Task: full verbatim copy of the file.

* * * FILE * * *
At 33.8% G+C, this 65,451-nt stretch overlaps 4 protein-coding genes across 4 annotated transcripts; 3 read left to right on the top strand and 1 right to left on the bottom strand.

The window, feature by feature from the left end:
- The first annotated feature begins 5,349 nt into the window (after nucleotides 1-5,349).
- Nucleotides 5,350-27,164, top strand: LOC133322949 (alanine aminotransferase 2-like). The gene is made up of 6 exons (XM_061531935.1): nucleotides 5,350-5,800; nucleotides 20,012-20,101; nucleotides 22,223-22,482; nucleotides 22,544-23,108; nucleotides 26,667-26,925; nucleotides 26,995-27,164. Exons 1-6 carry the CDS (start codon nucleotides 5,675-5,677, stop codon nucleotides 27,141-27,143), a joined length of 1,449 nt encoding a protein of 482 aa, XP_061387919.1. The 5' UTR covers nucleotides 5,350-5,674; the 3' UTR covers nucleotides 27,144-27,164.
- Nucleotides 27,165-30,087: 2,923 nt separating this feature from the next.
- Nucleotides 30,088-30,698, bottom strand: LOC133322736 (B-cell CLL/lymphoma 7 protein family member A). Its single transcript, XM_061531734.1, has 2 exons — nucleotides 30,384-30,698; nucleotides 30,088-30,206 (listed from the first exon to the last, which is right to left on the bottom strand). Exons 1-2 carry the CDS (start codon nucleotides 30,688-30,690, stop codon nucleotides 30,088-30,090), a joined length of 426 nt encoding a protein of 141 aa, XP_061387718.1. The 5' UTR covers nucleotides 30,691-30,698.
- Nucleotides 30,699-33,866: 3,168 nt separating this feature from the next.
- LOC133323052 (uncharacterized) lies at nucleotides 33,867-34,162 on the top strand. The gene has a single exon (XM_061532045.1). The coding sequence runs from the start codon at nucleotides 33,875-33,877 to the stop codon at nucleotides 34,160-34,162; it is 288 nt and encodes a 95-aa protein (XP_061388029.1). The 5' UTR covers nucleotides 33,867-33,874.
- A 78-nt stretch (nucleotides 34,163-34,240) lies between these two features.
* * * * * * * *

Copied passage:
At 33.8% G+C, this 65,451-nt stretch overlaps 4 protein-coding genes across 4 annotated transcripts; 3 read left to right on the top strand and 1 right to left on the bottom strand.

The window, feature by feature from the left end:
- The first annotated feature begins 5,349 nt into the window (after nucleotides 1-5,349).
- Nucleotides 5,350-27,164, top strand: LOC133322949 (alanine aminotransferase 2-like). The gene is made up of 6 exons (XM_061531935.1): nucleotides 5,350-5,800; nucleotides 20,012-20,101; nucleotides 22,223-22,482; nucleotides 22,544-23,108; nucleotides 26,667-26,925; nucleotides 26,995-27,164. Exons 1-6 carry the CDS (start codon nucleotides 5,675-5,677, stop codon nucleotides 27,141-27,143), a joined length of 1,449 nt encoding a protein of 482 aa, XP_061387919.1. The 5' UTR covers nucleotides 5,350-5,674; the 3' UTR covers nucleotides 27,144-27,164.
- Nucleotides 27,165-30,087: 2,923 nt separating this feature from the next.
- Nucleotides 30,088-30,698, bottom strand: LOC133322736 (B-cell CLL/lymphoma 7 protein family member A). Its single transcript, XM_061531734.1, has 2 exons — nucleotides 30,384-30,698; nucleotides 30,088-30,206 (listed from the first exon to the last, which is right to left on the bottom strand). Exons 1-2 carry the CDS (start codon nucleotides 30,688-30,690, stop codon nucleotides 30,088-30,090), a joined length of 426 nt encoding a protein of 141 aa, XP_061387718.1. The 5' UTR covers nucleotides 30,691-30,698.
- Nucleotides 30,699-33,866: 3,168 nt separating this feature from the next.
- LOC133323052 (uncharacterized) lies at nucleotides 33,867-34,162 on the top strand. The gene has a single exon (XM_061532045.1). The coding sequence runs from the start codon at nucleotides 33,875-33,877 to the stop codon at nucleotides 34,160-34,162; it is 288 nt and encodes a 95-aa protein (XP_061388029.1). The 5' UTR covers nucleotides 33,867-33,874.
- A 78-nt stretch (nucleotides 34,163-34,240) lies between these two features.